The proposed merger of the NYSE and the Deutsche Börse is just the latest in a wave of similar deals, even as smaller competitors continue to grab business.
By Chris Redman, contributor
If Deutsche Börse manages to complete its acquisition of NYSE Euronext -- and that's a big if because of antitrust concerns and fears that the U.S. will chafe at losing control of the fabled New York Stock Exchange -- the MOREMar 9, 2011 5:00 AM ET
As regulators start to scrutinize the proposed combination of the NYSE and the Deutsche Börse, they'll need to take into account much more than just equity trading.
By Cyrus Sanati, contributor
The battle for the soul of Wall Street continues as the fate of the New York Stock Exchange remains up in the air. The NYSE's tentative $10 billion sale to Germany's Deutsche Börse will need to pass through a regulatory gauntlet MOREMar 2, 2011 10:13 AM ET
What's in a name? Nothing, in the curious case of the $10 billion exchange megadeal unveiled Tuesday.
Frankfurt's Deutsche Boerse will acquire NYSE Euronext (NYX) in a deal that will give the German exchange's shareholders 60% of the combined company and 10 of 17 board seats. The new company will have headquarters in both New York and Frankfurt, and the exchanges will continue to operate under their own names in their home MOREColin Barr - Feb 15, 2011 11:18 AM ET
Deal talk has exchange stocks grooving. But more mergers spell disaster for markets already tilted dangerously in favor of big companies and fast traders.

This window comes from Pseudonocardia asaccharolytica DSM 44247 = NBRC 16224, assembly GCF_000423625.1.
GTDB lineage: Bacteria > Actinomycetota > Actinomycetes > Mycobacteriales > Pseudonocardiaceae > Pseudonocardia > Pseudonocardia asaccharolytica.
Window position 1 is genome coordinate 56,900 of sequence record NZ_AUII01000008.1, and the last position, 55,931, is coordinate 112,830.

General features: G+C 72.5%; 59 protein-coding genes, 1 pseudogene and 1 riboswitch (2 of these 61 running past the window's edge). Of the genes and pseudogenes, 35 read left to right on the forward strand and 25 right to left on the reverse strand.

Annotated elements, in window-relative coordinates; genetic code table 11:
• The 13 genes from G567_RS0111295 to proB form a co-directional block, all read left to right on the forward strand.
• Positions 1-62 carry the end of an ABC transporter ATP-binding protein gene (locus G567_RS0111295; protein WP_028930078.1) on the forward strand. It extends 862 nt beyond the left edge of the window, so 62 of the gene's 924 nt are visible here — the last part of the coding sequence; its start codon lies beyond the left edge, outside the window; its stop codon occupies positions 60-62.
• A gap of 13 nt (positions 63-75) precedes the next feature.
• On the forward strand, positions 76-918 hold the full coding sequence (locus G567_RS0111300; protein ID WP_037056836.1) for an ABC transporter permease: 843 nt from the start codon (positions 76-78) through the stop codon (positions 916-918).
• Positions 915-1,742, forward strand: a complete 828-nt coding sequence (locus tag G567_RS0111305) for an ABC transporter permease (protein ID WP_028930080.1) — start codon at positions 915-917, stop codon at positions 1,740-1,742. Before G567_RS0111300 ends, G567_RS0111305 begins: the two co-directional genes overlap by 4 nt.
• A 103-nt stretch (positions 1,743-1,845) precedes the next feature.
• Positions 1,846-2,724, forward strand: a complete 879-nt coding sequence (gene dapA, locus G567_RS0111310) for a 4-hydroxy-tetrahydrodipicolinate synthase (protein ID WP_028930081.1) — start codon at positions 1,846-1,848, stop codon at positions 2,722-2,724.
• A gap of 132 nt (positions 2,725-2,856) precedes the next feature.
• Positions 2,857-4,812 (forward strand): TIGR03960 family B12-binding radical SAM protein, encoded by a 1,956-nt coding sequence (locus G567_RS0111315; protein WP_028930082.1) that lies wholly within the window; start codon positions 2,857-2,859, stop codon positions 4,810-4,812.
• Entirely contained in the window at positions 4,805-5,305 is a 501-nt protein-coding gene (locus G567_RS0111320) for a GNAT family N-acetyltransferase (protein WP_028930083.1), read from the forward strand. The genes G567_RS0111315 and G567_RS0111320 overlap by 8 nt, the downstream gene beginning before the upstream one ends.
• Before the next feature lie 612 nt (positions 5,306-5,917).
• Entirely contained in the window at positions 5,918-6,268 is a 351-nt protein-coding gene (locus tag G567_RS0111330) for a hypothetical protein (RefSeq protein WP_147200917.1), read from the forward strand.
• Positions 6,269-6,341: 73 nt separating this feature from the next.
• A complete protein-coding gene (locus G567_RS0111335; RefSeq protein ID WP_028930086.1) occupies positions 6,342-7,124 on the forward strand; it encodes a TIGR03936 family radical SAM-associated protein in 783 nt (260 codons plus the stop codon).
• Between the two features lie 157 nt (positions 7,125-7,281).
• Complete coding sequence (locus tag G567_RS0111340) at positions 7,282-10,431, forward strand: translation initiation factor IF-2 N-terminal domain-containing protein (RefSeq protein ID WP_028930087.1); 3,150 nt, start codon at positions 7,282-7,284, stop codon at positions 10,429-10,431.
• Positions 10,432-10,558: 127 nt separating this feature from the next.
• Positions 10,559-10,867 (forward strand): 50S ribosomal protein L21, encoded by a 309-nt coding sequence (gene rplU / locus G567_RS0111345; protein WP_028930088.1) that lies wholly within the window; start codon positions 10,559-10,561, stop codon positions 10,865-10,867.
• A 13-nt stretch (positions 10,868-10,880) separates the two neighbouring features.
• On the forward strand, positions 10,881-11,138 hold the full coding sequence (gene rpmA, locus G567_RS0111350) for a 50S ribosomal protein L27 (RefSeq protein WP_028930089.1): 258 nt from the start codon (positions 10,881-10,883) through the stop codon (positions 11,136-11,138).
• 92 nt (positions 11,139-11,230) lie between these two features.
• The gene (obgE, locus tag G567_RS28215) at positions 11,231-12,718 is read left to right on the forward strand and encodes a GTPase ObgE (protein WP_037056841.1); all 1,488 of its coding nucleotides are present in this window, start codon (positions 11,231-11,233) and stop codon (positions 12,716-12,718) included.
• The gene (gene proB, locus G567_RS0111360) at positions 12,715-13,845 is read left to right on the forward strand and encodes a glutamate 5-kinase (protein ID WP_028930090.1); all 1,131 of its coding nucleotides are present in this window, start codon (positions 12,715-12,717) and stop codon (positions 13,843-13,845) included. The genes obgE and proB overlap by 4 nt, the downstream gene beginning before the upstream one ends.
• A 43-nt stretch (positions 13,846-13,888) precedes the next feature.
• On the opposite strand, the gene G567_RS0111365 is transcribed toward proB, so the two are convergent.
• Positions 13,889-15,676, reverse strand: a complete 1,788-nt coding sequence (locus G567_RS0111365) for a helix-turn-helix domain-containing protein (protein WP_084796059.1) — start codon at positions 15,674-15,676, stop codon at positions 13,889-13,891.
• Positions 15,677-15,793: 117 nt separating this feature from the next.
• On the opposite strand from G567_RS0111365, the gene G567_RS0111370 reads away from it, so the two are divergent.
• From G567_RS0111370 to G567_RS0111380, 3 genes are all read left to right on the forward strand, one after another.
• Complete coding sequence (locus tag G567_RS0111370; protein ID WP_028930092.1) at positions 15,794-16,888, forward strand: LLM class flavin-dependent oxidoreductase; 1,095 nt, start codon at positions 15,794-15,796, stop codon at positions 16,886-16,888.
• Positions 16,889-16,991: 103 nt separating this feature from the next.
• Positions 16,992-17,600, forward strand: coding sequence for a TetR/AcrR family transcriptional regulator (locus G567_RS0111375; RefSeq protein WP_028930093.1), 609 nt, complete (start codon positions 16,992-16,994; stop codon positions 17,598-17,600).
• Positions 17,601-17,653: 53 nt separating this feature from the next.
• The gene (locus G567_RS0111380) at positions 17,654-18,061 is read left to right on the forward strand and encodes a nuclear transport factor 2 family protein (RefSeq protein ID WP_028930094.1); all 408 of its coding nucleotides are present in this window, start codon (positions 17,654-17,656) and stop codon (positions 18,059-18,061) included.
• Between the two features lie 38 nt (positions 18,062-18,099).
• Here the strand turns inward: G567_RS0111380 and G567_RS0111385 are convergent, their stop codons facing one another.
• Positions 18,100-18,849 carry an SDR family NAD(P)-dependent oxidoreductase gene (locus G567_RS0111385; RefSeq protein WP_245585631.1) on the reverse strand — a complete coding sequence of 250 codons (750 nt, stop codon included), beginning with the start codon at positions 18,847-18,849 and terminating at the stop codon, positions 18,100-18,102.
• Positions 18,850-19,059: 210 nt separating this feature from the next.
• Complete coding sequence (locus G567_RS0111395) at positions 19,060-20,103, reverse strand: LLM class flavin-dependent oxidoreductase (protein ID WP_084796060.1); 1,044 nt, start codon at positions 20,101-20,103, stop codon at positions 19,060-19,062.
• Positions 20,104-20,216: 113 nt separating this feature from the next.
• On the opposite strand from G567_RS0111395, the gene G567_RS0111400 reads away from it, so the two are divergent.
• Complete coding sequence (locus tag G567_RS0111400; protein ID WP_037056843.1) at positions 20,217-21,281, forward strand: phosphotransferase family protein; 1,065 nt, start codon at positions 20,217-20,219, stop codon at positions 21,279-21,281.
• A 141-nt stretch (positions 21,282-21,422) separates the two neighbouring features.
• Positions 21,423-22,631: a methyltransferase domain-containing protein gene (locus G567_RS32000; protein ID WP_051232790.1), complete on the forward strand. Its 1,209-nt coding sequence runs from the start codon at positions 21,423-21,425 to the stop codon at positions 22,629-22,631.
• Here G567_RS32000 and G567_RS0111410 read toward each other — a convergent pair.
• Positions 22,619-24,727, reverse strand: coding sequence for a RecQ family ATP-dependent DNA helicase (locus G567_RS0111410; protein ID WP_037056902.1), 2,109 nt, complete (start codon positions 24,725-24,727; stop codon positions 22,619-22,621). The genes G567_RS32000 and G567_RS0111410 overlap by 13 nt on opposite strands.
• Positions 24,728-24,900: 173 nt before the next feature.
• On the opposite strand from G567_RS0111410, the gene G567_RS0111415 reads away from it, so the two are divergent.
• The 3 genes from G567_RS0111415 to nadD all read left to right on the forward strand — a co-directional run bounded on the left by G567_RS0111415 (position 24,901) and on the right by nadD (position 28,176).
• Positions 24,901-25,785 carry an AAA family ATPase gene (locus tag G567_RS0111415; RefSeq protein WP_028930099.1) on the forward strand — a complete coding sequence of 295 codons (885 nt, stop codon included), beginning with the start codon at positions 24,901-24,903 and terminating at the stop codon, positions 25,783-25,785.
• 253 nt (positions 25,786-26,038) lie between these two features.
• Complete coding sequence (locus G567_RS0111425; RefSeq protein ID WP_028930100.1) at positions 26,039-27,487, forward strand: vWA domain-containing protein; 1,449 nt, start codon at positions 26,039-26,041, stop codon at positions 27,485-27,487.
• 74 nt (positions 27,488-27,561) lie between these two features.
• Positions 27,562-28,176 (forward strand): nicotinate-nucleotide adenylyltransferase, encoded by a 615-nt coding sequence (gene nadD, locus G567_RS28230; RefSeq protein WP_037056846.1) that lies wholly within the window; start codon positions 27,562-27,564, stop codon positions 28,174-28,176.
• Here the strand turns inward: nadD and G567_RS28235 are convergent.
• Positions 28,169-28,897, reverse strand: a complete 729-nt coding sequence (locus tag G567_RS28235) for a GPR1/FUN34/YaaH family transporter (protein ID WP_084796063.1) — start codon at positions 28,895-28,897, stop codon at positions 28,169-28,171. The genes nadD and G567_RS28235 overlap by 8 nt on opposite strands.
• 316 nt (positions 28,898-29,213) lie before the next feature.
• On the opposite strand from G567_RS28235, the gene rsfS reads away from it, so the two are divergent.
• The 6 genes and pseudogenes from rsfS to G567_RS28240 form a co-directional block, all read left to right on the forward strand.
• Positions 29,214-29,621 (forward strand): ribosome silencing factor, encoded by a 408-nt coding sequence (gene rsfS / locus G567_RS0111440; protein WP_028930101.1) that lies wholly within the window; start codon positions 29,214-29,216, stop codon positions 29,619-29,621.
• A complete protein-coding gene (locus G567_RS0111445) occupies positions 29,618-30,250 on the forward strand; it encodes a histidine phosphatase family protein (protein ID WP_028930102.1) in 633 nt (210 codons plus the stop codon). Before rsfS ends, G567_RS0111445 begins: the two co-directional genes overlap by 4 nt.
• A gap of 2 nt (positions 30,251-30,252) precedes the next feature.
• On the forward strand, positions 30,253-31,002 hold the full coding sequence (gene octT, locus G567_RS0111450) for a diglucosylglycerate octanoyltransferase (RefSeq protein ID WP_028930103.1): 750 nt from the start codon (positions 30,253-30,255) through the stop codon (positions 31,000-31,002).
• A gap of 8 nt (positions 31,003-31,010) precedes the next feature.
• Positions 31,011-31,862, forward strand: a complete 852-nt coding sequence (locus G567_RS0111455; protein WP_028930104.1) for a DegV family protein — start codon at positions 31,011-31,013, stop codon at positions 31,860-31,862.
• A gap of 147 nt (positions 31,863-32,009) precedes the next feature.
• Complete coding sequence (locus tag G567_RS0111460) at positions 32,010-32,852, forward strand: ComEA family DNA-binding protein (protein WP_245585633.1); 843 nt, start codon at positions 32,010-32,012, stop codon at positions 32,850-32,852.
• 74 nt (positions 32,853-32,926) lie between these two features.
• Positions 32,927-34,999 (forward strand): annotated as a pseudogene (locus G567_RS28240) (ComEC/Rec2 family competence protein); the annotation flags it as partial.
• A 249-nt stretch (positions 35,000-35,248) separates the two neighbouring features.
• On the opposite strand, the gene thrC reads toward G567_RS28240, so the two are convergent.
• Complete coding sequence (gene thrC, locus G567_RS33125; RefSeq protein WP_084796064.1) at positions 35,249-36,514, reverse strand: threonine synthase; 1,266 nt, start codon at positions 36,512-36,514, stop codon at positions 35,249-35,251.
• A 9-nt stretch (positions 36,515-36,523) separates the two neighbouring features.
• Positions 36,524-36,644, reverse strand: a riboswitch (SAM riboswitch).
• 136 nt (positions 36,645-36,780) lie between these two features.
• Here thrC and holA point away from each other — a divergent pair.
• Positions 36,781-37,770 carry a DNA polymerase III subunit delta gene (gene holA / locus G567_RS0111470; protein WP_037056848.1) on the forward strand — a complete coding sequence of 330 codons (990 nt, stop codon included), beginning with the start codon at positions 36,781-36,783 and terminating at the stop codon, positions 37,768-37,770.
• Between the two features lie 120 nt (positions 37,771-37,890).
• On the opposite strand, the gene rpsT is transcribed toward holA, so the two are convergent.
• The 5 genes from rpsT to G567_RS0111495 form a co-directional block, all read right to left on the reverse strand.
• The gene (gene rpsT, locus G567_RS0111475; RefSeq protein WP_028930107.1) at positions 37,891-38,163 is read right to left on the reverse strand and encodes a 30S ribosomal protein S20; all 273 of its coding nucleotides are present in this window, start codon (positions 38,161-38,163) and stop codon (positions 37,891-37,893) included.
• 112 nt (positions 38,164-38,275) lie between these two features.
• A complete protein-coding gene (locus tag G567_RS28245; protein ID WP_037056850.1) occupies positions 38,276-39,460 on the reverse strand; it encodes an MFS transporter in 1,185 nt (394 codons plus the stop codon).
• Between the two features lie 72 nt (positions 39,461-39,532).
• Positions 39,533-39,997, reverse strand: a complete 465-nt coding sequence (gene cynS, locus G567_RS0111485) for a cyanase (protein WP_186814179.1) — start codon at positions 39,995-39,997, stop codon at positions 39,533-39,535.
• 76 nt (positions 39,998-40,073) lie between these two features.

Shares of NYSE Euronext (NYX) surged 14% Wednesday after the New York Stock Exchange parent said it was in advanced discussions to merge with Germany's biggest exchange, Deutsche Borse of Frankfurt. The talks come on the heels of this week's tie-up between the London Stock Exchange and Canada's TMX MOREColin Barr - Feb 9, 2011 2:12 PM ET
Bank investors are getting hit with a wave of buyer's remorse.
Finance stocks tumbled Tuesday after Citigroup (C) posted a weak fourth quarter and Comerica (CMA) agreed to purchase Sterling Bancshares (SBIB) in a push to expand its reach in fast-growing Texas.
Citigroup tumbled 5% following the release of its fourth consecutive quarterly profit. CEO Vikram Pandit said the bank accomplished all it set out to in 2010. It earned $11 billion MOREColin Barr - Jan 18, 2011 12:08 PM ET
A little bank merger wave is starting to lap up onshore, but there are few signs this tide will lift the industry's many leaky boats.
On Wednesday we got news of the third decent-size banking sector buyout in a week, when Hancock Holding (HBHC) of Gulfport, Miss., said it would buy Whitney Holding (WTNY) of New Orleans for about $1.4 billion in stock.
Hancock, which runs the 112-year-old Hancock Bank, said the deal MOREColin Barr - Dec 22, 2010 10:12 AM ET
Maybe the regional banks aren't doomed to takeunders after all.
The shares of some big U.S. regional banks rallied Friday after Bank of Montreal (BMO) agreed to buy Marshall & Ilsley (MI), a Milwaukee-based lender that has lost money eight quarters in a row, for $4 billion in stock.
Bank of Montreal will issue about $7.75 a share worth of its own stock in exchange for each share of Marshall & Ilsley, MOREColin Barr - Dec 17, 2010 8:55 AM ET